Facebook has agreed to pay nearly $60 million to settle a lawsuit that alleged the social media giant inflated video viewership numbers on the platform by up to 900 per cent.

The lawsuit was filed by a group of advertisers in Oakland federal court in 2016, and centres on the “duration metric” that Facebook provided for advertisers and businesses posting videos on the platform.

The $US40 million ($AU59 million) settlement is loose change for Facebook, which posted a $US22 billion profit last year on revenue of $US55.5 billion. As part of the settlement, Facebook “denies any and all claims alleged in the action and all wrongdoing whatsoever”.

The Wall Street Journal reported in 2016 that Facebook’s viewership duration metrics had been inflated by 60 to 80 per cent.

Facebook then publicly confirmed the error, saying that it had discovered it a month previously and it had then been corrected.

But in the lawsuit, the plaintiffs alleged that Facebook had been aware that it was giving faulty statistics to advertisers for much longer.

“Internal records recently provided in this litigation suggest Facebook did not discover its mistake one month before its public announcement,” they said.

“Facebook engineers knew for over a year, and multiple advertisers had reported aberrant results caused by the miscalculation. Yet Facebook did nothing to stop its dissemination of false metrics.”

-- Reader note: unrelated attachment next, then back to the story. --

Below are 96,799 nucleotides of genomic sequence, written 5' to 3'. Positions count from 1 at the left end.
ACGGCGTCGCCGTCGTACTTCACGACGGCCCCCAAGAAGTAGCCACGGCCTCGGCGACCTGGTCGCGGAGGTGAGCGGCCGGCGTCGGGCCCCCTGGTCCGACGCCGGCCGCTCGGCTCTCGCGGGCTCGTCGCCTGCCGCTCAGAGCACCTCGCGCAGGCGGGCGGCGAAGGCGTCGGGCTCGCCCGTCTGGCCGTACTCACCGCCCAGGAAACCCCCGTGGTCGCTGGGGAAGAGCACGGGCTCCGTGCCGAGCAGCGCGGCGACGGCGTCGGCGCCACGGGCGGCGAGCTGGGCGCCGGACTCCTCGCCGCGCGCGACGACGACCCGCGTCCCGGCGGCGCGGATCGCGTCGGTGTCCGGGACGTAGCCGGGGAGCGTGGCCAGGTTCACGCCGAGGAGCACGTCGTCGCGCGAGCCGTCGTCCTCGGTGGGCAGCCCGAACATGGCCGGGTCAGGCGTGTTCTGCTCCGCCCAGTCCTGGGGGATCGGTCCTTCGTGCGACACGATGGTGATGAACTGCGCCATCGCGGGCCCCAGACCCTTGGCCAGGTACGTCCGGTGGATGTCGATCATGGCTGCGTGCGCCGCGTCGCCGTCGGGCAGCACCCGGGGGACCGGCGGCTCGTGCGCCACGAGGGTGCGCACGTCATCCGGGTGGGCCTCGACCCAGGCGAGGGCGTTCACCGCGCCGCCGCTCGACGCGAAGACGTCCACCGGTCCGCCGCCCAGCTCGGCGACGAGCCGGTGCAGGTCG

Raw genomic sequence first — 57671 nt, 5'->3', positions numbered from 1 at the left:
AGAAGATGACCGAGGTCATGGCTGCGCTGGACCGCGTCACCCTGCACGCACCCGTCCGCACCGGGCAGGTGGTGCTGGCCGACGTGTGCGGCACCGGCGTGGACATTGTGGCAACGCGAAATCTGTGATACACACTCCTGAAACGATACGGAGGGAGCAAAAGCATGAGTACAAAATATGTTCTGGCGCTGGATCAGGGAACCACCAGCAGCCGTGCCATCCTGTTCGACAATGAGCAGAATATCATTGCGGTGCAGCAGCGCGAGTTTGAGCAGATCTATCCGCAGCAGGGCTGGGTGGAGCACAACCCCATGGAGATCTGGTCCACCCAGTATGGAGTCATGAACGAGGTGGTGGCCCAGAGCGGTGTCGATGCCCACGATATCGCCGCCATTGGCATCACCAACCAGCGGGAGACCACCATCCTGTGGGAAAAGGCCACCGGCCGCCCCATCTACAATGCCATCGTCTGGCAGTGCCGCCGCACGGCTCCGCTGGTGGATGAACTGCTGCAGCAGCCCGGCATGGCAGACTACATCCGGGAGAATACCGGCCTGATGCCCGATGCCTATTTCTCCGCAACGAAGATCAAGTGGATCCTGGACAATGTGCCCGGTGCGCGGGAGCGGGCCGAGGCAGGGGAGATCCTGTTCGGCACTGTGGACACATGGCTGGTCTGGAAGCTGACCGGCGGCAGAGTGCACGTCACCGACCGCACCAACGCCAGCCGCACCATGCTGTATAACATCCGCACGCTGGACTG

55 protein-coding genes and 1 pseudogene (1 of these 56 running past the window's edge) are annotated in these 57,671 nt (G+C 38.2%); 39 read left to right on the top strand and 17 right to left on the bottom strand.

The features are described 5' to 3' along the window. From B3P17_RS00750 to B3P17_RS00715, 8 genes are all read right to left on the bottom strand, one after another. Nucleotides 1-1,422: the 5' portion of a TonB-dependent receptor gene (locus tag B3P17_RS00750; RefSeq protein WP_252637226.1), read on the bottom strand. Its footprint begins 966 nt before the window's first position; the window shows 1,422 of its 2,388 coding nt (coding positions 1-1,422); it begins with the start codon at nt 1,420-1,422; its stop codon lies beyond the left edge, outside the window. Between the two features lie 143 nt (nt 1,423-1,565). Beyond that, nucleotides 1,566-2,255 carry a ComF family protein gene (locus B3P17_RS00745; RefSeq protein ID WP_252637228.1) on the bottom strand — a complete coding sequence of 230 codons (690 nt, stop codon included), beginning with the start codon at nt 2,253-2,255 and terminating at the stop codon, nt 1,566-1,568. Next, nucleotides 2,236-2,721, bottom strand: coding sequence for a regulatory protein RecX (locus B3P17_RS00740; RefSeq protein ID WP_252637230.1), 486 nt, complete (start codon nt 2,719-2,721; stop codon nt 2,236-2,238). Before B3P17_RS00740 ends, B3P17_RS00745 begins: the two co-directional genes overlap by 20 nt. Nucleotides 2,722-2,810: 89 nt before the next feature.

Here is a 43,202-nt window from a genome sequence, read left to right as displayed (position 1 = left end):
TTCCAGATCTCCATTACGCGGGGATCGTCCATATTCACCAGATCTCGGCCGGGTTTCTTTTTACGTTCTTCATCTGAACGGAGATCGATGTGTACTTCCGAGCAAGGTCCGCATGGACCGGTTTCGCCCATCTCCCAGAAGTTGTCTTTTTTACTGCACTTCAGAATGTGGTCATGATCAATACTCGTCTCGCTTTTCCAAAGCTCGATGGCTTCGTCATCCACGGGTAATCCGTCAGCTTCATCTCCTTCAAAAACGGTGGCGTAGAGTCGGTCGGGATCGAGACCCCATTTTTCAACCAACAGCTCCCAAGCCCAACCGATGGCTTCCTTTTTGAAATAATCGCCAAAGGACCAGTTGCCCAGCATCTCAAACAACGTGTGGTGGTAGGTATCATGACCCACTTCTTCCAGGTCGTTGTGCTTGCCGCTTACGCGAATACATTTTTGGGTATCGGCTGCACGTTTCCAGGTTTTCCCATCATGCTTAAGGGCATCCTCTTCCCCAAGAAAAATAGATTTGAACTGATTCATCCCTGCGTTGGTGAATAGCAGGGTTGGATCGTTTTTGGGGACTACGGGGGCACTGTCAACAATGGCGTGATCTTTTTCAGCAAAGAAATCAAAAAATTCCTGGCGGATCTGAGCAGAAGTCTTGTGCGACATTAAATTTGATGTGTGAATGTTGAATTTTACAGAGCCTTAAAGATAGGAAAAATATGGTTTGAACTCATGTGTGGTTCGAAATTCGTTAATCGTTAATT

The plaintiffs accused Facebook of “reckless indifference to the accuracy of its metrics” and of pursuing a “no PR” strategy to hide the fact it had “screwed up the math”.

The advertisers also claimed that the numbers were even more incorrect than initial reports suggested.

“The average viewership metrics were not inflated by only 60 to 80 per cent. They were inflated by some 150 to 900 per cent,” they said.

Facebook categorically denied these claims in the lawsuit.

“Their allegations are false,” the company said. “In fact, Facebook identified the miscalculated metrics through its own efforts, promptly addressed them, and disclosed them to its advertising clients and the public.”

In 2014 Facebook started providing more statistics to advertisers and companies posting videos on the platform, including the “duration metric”. The plaintiffs argue that this “purported to measure the average length of time consumers spent viewing the advertiser’s posted video advertisement and displayed that information to the advertisers”.

They said that Facebook “created and disseminated the new video analytics platform and its video metrics to induce users to purchase Facebook’s video advertising services”.

While Facebook’s error misled advertisers on the platform, it also had major ramifications for the media industry.

The social media giant was also boasting of the supposed rise of video, claiming that it would be “all video” within five years.

Facebook founder Mark Zuckerberg also said in 2016 that “we’re entering this new golden age of video”.

The apparent popularity of videos on Facebook, based on the incorrect statistics, led to the “pivot to video” in the media industry that took place in 2016 and 2017.

This saw many media giants, including Vox, Mic and Vice, laying off many of their text-based journalists, replacing them with video editors and producers.

But it soon became apparent that audiences did not want just video content, and many of these companies were forced to make many more pivots.

In 2018 Vox laid off 50 employees, mostly from its social video team.